“Just the proximity to the stadium, and then, on game day, we all know what the campus looks like on Saturdays, so it’s a great path of fans coming towards the inner part of campus or going to see different spots,” she said.

Though ESPN has an increased presence for this game weekend, NBC remains Notre Dame’s broadcast partner. Cundiff said College GameDay’s visit did not present a problem to the NBC staff.

“NBC is our partner,” she said. “We’re going to take care of them. NBC also understands who ESPN [is] and what GameDay is all about. It’s just as much exposure for them as it is for us. We definitely restrict ESPN on things, and that’s because of our partnership with NBC. … I think at the end of the day we’re all in it together, to make a great experience for the nationally televised audiences as well as the fans here on campus.”

Cundiff lauded ESPN for its cooperation this week, noting that Notre Dame has made things a little somewhat trickier for the broadcast company.

“It’s been great for me working with ESPN this week, in the sense of from their perspective we have made it a little more difficult then they typically have seen from city to city that they go to, but it’s because we follow proper protocol,” she said. “I’m not just making a decision on electric, or water, or they wanted to cut some trees … they have a cooking segment on the show. Putting them in touch with the fire chief, putting them in touch with landscape services, with our utility department. They go to a lot of other campuses and they don’t do that, where I think that’s another example of Notre Dame having pride in itself. They’re the experts in their field. We’re not going to do something that affects any department on campus negatively. It actually makes me feel good that ESPN says, ‘You guys do it right. You’re tough.’ But at the end of the day we’re in it to do it the right way.”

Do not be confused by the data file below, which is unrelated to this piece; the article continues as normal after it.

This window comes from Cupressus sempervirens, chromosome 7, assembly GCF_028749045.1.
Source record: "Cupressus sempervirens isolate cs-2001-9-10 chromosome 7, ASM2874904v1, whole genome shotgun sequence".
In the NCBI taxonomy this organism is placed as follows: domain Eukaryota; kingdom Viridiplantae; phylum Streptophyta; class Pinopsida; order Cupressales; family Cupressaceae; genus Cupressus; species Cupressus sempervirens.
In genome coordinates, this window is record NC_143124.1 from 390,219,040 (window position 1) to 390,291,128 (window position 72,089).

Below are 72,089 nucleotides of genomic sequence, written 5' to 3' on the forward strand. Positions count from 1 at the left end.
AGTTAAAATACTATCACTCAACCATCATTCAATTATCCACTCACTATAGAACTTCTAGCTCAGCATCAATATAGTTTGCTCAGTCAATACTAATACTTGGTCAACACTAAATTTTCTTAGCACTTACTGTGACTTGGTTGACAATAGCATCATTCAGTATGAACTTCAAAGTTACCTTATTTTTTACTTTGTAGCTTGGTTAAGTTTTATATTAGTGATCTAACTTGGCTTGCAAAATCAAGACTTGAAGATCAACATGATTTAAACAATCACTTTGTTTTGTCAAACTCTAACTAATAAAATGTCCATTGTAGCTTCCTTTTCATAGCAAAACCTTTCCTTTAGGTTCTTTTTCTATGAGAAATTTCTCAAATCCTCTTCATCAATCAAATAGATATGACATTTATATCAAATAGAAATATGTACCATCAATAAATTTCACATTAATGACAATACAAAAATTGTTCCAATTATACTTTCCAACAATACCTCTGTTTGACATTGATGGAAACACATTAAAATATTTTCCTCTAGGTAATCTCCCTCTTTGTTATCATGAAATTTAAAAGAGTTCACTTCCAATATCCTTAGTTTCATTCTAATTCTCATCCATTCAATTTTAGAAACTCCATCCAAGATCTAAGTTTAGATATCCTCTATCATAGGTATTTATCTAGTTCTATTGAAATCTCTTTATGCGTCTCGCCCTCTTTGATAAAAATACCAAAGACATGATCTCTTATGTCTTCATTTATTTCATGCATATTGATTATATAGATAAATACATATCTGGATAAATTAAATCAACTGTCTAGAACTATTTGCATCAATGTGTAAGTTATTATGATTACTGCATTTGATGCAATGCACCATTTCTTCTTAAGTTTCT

On the whole, Cundiff expressed a hope that the publicity that comes with College GameDay’s visit will further brandish Notre Dame’s image.

“It’s great national exposure. Everyone, from students, to alums, to the subway alum [Notre Dame fans who didn’t actually attend the University], we are all proud of this University,” Cundiff said. “So any national exposure in a positive light, we want to see that and embrace that. Because we know that 12-year-old kid watching the football game may have dreams of either being a student athlete or student at Notre Dame. So this is another one of those opportunities to get some good positive exposure. And if the Irish can win at the end of the day, it makes it even better.”

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About Tom Naatz

Tom is a senior at University of Notre Dame. He is majoring in Political Science and Spanish and is originally from Rockville, Maryland. Formerly The Observer's Notre Dame News Editor, he's now a proud columnist for the paper.